CHAPTER IV Adjectives 46-52 A. The declension of adjectives (§§ 55-6).
B. The comparison of adjectives (§§ 57-9).
C. The formation of adverbs from adjectives (§§ 60-1).
D. Numerals (§§ 62-4).
CHAPTER V Pronouns 53-57 Personal (§ 65). Reflexive (§ 66). Possessive (§ 67). Demonstrative (§ 68). Relative (§ 69). Interrogative (§ 70). Indefinite (§ 71).
CHAPTER VI Verbs 57-75 Classification of MHG. verbs (§ 72).
A. Strong verbs:— The conjugation of the model strong verb nëmen (§§ 73-4). Class I (§§ 76-7). Class II (§§ 78-80). Class III (§ 81). Class IV (§ 82). Class V (§§ 83-4). Class VI (§§ 85-6). Class VII (§ 87).
B. Weak Verbs:—Classification of MHG. weak verbs (§§ 88-9). Class I (§ 90). Class II (§ 92).
C. Minor groups.— Preterite-presents (§ 93). Anomalous verbs (§§ 94-8). Contracted verbs (§ 99).
CHAPTER VII Syntax 75-78 Cases (§§ 100-2). Adjectives (§ 103). Pronouns (§ 104). Verbs (§§ 105-7). Negation (§ 108).
TEXTS:— I. Berthold von Regensburg 79-83 II. The Swabian Lantrehtbuoch 83-85 III. Hartman von Ouwe 86-116 IV. Walther von der Vogelweide 116-133 V. Reinmar 133-139 VI. Ulrich von Lichtenstein 140-148 VII. Das Nibelungen-Lied 149-158 VIII. Wolfram von Eschenbach 158-168 NOTES 169-171 GLOSSARY 172-213 ABBREVIATIONS, ETC.
Goth. = Gothic Gr. = Greek HG. = High German Lat. = Latin MHG. = Middle High German NHG. = New High German OE. = Old English OHG. = Old High German OS. = Old Saxon P. Germ. = Primitive Germanic UF. = Upper Franconian UG. = Upper German The asterisk * prefixed to a word denotes a theoretical form, as MHG. wärmen from *warmjan, to warm.
In representing prehistoric forms the following signs are used:— þ (= th in Engl. thin), ð (= th in Engl. then), ƀ (= a bilabial spirant, which may be pronounced like the v in Engl. vine), ʒ (= g often heard in German sagen), χ (= NHG. ch and the ch in Scotch loch), ŋ (= n in Engl. sunk).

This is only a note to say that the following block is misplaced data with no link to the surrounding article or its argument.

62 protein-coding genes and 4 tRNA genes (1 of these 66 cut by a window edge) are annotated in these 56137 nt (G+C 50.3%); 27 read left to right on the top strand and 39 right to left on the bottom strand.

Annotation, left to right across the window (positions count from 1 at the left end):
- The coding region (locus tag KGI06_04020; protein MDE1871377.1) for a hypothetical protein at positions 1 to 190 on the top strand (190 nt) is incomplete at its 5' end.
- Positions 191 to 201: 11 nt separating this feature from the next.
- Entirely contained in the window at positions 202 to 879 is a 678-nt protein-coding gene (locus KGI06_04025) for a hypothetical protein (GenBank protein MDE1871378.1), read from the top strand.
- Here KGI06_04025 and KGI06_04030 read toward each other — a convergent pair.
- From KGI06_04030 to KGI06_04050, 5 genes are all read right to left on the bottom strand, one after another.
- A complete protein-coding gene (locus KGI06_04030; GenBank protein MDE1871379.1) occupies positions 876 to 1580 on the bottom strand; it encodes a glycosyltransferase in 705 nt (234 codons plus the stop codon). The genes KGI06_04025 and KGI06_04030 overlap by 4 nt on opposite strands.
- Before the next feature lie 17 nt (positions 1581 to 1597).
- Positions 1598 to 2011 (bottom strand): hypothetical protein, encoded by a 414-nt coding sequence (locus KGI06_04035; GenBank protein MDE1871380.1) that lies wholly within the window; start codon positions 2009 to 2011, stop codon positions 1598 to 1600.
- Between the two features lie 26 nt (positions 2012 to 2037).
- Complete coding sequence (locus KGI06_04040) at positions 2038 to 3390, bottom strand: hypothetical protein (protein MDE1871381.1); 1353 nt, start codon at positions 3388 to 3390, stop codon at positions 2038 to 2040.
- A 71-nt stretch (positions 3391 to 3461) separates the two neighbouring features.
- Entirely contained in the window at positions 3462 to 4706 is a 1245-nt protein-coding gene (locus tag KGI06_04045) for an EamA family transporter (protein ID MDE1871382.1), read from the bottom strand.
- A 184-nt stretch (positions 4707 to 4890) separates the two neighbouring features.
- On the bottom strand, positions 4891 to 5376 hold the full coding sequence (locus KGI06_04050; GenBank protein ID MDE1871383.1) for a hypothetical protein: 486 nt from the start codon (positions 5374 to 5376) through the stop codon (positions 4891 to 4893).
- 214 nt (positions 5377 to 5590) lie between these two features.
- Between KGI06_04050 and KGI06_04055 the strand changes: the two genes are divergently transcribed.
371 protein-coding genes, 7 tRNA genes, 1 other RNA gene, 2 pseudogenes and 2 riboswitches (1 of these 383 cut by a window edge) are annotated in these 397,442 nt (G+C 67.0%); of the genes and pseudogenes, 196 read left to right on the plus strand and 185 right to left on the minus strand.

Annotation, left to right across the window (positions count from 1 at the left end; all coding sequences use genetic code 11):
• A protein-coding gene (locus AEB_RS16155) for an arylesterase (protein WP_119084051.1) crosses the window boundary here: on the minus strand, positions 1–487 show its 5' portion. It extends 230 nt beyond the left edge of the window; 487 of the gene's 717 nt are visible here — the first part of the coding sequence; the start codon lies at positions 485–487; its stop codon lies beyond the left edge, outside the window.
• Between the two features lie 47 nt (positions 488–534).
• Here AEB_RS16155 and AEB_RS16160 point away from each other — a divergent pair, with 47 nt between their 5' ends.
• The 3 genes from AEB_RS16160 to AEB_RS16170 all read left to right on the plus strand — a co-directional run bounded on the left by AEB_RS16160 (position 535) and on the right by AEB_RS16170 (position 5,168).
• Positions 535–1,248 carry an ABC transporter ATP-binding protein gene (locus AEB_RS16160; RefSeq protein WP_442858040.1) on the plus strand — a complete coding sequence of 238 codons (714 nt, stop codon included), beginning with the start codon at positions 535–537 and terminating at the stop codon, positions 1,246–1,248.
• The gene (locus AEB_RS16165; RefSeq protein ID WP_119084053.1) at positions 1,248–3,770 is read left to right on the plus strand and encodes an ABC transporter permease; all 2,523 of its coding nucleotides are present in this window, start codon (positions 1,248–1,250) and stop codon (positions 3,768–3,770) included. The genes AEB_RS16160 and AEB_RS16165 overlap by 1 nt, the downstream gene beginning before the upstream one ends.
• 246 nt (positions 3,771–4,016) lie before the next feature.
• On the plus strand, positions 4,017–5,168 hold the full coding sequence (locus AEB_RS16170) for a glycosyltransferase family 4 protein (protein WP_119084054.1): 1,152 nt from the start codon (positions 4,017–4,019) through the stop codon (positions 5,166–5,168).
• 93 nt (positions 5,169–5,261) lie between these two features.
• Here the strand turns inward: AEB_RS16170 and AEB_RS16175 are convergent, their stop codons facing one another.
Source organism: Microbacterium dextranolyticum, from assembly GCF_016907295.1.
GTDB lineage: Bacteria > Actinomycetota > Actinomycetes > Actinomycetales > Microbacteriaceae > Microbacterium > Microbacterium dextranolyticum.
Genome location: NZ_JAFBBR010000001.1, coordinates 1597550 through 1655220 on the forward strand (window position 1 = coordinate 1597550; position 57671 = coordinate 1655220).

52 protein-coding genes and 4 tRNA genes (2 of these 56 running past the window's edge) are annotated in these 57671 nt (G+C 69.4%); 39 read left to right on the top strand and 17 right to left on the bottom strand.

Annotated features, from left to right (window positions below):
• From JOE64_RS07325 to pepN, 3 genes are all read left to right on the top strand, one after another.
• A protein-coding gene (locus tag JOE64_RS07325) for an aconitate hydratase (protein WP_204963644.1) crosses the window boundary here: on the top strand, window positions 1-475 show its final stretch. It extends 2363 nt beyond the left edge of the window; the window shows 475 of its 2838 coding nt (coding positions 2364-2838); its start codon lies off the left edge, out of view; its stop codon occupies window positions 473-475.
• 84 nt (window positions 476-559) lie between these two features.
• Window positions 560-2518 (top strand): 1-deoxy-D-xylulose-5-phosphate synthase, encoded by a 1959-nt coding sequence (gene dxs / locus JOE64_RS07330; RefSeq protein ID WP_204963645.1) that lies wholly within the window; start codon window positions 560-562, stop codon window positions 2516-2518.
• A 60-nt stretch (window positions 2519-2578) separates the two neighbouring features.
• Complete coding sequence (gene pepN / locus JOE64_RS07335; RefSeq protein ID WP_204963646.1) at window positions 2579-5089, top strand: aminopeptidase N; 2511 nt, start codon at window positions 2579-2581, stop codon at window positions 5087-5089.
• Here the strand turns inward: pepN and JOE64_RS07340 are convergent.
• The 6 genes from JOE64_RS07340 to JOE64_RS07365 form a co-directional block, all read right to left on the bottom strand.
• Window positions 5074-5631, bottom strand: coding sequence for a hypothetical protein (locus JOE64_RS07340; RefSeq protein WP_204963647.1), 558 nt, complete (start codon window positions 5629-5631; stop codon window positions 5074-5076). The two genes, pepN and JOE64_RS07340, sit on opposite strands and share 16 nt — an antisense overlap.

MIDDLE HIGH GERMAN
Middle High German (MHG.) embraces the High German language from about the year 1100 to 1500. It is divided into three great dialect-groups: Upper German, Franconian, and East Middle German.
1. Upper German is divided into: (a) Alemanic, embracing High Alemanic (Switzerland), and Low Alemanic (South Baden, Swabia, and Alsace). (b) Bavarian, extending over Bavaria and those parts of Austria where German is spoken.
2. Franconian (West Middle German), which is subdivided into Upper Franconian and Middle Franconian. Upper Franconian consists of East Franconian (the old duchy of Francia Orientalis) and Rhenish Franconian (the old province of Francia Rhinensis), Middle Franconian extending over the district along the banks of the Moselle and of the Rhine from Coblence to Düsseldorf.
3. East Middle German, extending over: Thuringia, Upper Saxony, and Silesia.
Since it is impossible to deal with all these dialects in an elementary book like the present, we shall confine ourselves almost exclusively to Upper German, and shall only deal with that period of Middle High German which extends from about 1200 to 1300.